Woody Allen On Hypochondria In The New York Times


Woody Allen has written a piece for the New York Times on hypochondria. The opinion piece ran on the weekend with a lovely cartoon by François Maumont.

The piece is as you’d expect – well written, insightful, sprinkled with great one liners and at times utterly bizarre. As usual, you have no idea what is true and what is just a good yarn.

Allen’s had a long history of playing hypochondriacs, although in the piece he denies he is one, preferring to be called an alarmist. Probably the best scene is for this is in Hannah And Her Sisters, when Allen’s character goes through a battery of tests to find out what’s wrong, worrying all along the way.

It’s very interesting to read Allen’s take, and to read new jokes about this old favourite. Reading it you are reminded of Woody Allen the stand up comic. He still occasionally writes for The New Yorker, but this opinion piece is a surprise. Allen’s wrapped up production on Blue Jasmine and Fading Gigolo, and has been seen around town more, and finding time to write op-ed pieces. He keeps busy!

We wont publish the full article here, as it doesn’t seem to be currently behind the NY Times paywall. You can read the full article here.

But here are a couple of excerpts to give you a taste. This story sounds like a good yarn.

Like the time I awoke at 3 a.m. with a spot on my neck that to me clearly had the earmarks of a melanoma. That it turned out to be a hickey was confirmed only later at the hospital after much wailing and gnashing of teeth. Sitting at an ungodly hour in the emergency room where my wife tried to talk me down, I was making my way through the five stages of grief and was up to either “denial” or “bargaining” when a young resident fixed me with a rather supercilious eye and said sarcastically, “Your hickey is benign.”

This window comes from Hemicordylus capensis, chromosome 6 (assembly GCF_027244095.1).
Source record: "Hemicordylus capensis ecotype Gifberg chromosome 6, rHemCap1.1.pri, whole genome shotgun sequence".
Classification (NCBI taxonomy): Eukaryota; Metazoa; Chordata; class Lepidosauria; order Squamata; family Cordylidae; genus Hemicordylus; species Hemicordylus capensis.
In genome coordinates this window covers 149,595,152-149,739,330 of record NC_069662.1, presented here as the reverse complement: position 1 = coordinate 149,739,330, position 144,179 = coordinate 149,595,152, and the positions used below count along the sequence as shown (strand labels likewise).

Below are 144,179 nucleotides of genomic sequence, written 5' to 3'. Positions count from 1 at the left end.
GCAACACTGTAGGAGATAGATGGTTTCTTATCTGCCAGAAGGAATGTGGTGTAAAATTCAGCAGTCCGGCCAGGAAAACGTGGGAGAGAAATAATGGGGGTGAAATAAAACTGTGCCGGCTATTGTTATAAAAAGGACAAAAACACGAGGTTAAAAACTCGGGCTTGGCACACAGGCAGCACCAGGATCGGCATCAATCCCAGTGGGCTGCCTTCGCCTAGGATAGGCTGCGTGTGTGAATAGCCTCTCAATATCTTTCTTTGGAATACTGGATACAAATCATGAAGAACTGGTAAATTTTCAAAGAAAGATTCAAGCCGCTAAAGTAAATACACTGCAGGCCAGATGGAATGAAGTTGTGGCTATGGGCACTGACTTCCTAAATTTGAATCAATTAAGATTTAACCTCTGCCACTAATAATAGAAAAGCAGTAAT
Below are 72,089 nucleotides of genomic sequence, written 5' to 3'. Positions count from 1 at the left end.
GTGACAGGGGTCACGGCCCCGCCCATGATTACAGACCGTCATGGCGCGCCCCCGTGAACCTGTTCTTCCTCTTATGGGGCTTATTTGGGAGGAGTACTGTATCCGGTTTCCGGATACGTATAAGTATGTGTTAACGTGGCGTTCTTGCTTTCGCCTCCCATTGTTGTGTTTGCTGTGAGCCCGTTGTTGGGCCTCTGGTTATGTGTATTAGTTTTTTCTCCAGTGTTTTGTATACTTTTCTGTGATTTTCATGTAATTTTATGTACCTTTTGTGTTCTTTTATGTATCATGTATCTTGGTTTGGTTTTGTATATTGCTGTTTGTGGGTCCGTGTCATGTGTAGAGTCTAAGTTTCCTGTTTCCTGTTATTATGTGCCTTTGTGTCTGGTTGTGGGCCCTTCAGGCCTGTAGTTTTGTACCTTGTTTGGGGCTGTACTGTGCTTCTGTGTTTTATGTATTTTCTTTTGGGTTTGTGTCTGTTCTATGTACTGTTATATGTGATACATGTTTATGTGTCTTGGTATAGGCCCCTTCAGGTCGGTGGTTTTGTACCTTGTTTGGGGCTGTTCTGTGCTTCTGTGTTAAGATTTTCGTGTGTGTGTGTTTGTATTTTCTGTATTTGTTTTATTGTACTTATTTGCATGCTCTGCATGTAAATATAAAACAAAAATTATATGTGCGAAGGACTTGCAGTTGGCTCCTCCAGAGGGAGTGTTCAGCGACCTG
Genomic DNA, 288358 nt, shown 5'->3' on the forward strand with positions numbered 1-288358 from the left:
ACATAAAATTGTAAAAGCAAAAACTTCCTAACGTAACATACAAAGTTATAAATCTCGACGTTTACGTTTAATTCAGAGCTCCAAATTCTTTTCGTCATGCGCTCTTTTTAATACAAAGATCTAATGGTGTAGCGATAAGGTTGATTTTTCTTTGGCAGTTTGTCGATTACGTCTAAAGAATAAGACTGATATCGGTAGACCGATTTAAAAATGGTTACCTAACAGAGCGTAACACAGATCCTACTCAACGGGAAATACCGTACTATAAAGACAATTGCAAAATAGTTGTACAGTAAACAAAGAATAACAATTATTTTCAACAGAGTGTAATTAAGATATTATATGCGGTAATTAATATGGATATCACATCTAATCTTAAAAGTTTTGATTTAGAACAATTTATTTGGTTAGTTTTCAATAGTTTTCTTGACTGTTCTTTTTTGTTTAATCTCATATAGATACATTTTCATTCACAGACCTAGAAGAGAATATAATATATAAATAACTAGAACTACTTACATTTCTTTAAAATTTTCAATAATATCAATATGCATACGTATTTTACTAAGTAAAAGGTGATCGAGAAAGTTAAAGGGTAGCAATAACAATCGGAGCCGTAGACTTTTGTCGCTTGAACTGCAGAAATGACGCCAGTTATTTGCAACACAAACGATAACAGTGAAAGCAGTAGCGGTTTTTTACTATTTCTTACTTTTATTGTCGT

And another:

It’s also true that when I leave the house to go for a stroll in Central Park or to Starbucks for a latte I might just pick up a quick cardiogram or CT scan prophylactically. My wife calls this nonsense and says that in the end it’s all genetic. My parents both lived to ripe old ages but absolutely refused to pass their genes to me as they believed an inheritance often spoils the child.

Again, read the full article over at New York Times.

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